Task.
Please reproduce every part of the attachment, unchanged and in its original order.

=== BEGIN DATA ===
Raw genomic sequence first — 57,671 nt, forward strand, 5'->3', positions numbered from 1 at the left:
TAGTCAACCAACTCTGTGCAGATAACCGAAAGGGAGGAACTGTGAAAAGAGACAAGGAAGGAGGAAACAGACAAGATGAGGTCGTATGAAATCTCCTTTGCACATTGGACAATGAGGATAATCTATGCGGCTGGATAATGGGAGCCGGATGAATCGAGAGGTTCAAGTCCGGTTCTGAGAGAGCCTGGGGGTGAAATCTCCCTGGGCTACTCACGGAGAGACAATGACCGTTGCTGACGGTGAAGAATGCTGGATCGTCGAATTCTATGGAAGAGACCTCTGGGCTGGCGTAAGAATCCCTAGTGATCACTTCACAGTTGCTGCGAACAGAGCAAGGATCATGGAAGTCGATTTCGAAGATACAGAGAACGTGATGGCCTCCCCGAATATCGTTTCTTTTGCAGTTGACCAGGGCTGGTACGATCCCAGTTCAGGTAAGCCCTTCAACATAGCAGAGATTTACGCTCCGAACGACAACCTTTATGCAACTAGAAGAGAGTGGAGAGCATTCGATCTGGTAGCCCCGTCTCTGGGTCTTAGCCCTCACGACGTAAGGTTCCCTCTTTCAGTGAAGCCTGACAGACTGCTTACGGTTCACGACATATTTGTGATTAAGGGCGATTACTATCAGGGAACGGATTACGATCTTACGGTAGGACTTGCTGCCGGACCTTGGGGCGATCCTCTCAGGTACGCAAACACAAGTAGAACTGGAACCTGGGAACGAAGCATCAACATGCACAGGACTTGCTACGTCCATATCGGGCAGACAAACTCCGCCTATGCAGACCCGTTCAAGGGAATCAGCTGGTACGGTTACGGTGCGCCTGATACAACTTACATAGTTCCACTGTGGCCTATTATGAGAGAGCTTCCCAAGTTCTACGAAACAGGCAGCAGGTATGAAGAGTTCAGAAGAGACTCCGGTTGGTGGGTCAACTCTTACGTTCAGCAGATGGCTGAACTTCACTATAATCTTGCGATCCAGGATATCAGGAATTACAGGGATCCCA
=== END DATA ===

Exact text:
Raw genomic sequence first — 57,671 nt, forward strand, 5'->3', positions numbered from 1 at the left:
TAGTCAACCAACTCTGTGCAGATAACCGAAAGGGAGGAACTGTGAAAAGAGACAAGGAAGGAGGAAACAGACAAGATGAGGTCGTATGAAATCTCCTTTGCACATTGGACAATGAGGATAATCTATGCGGCTGGATAATGGGAGCCGGATGAATCGAGAGGTTCAAGTCCGGTTCTGAGAGAGCCTGGGGGTGAAATCTCCCTGGGCTACTCACGGAGAGACAATGACCGTTGCTGACGGTGAAGAATGCTGGATCGTCGAATTCTATGGAAGAGACCTCTGGGCTGGCGTAAGAATCCCTAGTGATCACTTCACAGTTGCTGCGAACAGAGCAAGGATCATGGAAGTCGATTTCGAAGATACAGAGAACGTGATGGCCTCCCCGAATATCGTTTCTTTTGCAGTTGACCAGGGCTGGTACGATCCCAGTTCAGGTAAGCCCTTCAACATAGCAGAGATTTACGCTCCGAACGACAACCTTTATGCAACTAGAAGAGAGTGGAGAGCATTCGATCTGGTAGCCCCGTCTCTGGGTCTTAGCCCTCACGACGTAAGGTTCCCTCTTTCAGTGAAGCCTGACAGACTGCTTACGGTTCACGACATATTTGTGATTAAGGGCGATTACTATCAGGGAACGGATTACGATCTTACGGTAGGACTTGCTGCCGGACCTTGGGGCGATCCTCTCAGGTACGCAAACACAAGTAGAACTGGAACCTGGGAACGAAGCATCAACATGCACAGGACTTGCTACGTCCATATCGGGCAGACAAACTCCGCCTATGCAGACCCGTTCAAGGGAATCAGCTGGTACGGTTACGGTGCGCCTGATACAACTTACATAGTTCCACTGTGGCCTATTATGAGAGAGCTTCCCAAGTTCTACGAAACAGGCAGCAGGTATGAAGAGTTCAGAAGAGACTCCGGTTGGTGGGTCAACTCTTACGTTCAGCAGATGGCTGAACTTCACTATAATCTTGCGATCCAGGATATCAGGAATTACAGGGATCCCA